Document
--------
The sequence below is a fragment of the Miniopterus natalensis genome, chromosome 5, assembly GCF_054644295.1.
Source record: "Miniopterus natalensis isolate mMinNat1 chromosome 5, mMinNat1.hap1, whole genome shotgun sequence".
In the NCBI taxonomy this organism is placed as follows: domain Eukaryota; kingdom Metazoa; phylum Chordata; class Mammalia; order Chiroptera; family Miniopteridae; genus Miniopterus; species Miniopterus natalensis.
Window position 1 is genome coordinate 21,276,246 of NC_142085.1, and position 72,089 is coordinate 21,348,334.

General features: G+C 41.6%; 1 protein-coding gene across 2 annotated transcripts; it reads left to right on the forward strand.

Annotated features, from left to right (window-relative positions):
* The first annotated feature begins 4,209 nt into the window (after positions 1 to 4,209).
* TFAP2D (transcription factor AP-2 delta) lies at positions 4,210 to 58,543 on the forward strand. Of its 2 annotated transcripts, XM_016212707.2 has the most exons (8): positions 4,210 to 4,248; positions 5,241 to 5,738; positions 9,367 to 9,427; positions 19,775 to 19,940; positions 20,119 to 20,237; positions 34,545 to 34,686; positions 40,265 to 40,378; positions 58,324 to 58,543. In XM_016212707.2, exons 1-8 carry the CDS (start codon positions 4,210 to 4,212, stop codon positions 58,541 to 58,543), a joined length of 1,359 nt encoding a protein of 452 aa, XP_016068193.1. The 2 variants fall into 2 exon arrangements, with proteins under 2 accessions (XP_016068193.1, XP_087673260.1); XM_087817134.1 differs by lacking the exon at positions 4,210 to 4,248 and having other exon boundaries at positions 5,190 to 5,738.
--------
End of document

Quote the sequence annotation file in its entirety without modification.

The sequence below is a fragment of the Miniopterus natalensis genome, chromosome 5, assembly GCF_054644295.1.
Source record: "Miniopterus natalensis isolate mMinNat1 chromosome 5, mMinNat1.hap1, whole genome shotgun sequence".
In the NCBI taxonomy this organism is placed as follows: domain Eukaryota; kingdom Metazoa; phylum Chordata; class Mammalia; order Chiroptera; family Miniopteridae; genus Miniopterus; species Miniopterus natalensis.
Window position 1 is genome coordinate 21,276,246 of NC_142085.1, and position 72,089 is coordinate 21,348,334.

General features: G+C 41.6%; 1 protein-coding gene across 2 annotated transcripts; it reads left to right on the forward strand.

Annotated features, from left to right (window-relative positions):
* The first annotated feature begins 4,209 nt into the window (after positions 1 to 4,209).
* TFAP2D (transcription factor AP-2 delta) lies at positions 4,210 to 58,543 on the forward strand. Of its 2 annotated transcripts, XM_016212707.2 has the most exons (8): positions 4,210 to 4,248; positions 5,241 to 5,738; positions 9,367 to 9,427; positions 19,775 to 19,940; positions 20,119 to 20,237; positions 34,545 to 34,686; positions 40,265 to 40,378; positions 58,324 to 58,543. In XM_016212707.2, exons 1-8 carry the CDS (start codon positions 4,210 to 4,212, stop codon positions 58,541 to 58,543), a joined length of 1,359 nt encoding a protein of 452 aa, XP_016068193.1. The 2 variants fall into 2 exon arrangements, with proteins under 2 accessions (XP_016068193.1, XP_087673260.1); XM_087817134.1 differs by lacking the exon at positions 4,210 to 4,248 and having other exon boundaries at positions 5,190 to 5,738.